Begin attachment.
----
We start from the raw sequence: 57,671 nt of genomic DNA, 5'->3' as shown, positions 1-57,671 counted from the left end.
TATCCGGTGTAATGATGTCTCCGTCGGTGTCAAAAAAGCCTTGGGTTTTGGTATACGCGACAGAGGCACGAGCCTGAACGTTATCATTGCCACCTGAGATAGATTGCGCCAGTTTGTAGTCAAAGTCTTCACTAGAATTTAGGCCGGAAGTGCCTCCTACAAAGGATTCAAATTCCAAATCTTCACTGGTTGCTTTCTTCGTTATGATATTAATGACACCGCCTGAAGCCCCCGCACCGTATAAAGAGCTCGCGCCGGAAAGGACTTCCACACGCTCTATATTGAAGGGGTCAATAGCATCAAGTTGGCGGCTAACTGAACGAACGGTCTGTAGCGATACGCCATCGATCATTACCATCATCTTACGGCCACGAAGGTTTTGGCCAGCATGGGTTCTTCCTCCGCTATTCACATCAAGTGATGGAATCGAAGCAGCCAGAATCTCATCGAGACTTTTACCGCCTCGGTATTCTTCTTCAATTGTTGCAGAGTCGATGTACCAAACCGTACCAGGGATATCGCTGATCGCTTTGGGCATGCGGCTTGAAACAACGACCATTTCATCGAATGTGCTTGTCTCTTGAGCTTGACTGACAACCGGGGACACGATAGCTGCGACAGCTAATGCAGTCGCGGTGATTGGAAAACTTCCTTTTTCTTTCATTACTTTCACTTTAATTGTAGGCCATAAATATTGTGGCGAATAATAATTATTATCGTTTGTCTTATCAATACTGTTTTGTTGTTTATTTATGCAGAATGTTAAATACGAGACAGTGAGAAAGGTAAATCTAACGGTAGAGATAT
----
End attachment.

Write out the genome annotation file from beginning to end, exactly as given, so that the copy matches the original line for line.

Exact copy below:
We start from the raw sequence: 57,671 nt of genomic DNA, 5'->3' as shown, positions 1-57,671 counted from the left end.
TATCCGGTGTAATGATGTCTCCGTCGGTGTCAAAAAAGCCTTGGGTTTTGGTATACGCGACAGAGGCACGAGCCTGAACGTTATCATTGCCACCTGAGATAGATTGCGCCAGTTTGTAGTCAAAGTCTTCACTAGAATTTAGGCCGGAAGTGCCTCCTACAAAGGATTCAAATTCCAAATCTTCACTGGTTGCTTTCTTCGTTATGATATTAATGACACCGCCTGAAGCCCCCGCACCGTATAAAGAGCTCGCGCCGGAAAGGACTTCCACACGCTCTATATTGAAGGGGTCAATAGCATCAAGTTGGCGGCTAACTGAACGAACGGTCTGTAGCGATACGCCATCGATCATTACCATCATCTTACGGCCACGAAGGTTTTGGCCAGCATGGGTTCTTCCTCCGCTATTCACATCAAGTGATGGAATCGAAGCAGCCAGAATCTCATCGAGACTTTTACCGCCTCGGTATTCTTCTTCAATTGTTGCAGAGTCGATGTACCAAACCGTACCAGGGATATCGCTGATCGCTTTGGGCATGCGGCTTGAAACAACGACCATTTCATCGAATGTGCTTGTCTCTTGAGCTTGACTGACAACCGGGGACACGATAGCTGCGACAGCTAATGCAGTCGCGGTGATTGGAAAACTTCCTTTTTCTTTCATTACTTTCACTTTAATTGTAGGCCATAAATATTGTGGCGAATAATAATTATTATCGTTTGTCTTATCAATACTGTTTTGTTGTTTATTTATGCAGAATGTTAAATACGAGACAGTGAGAAAGGTAAATCTAACGGTAGAGATAT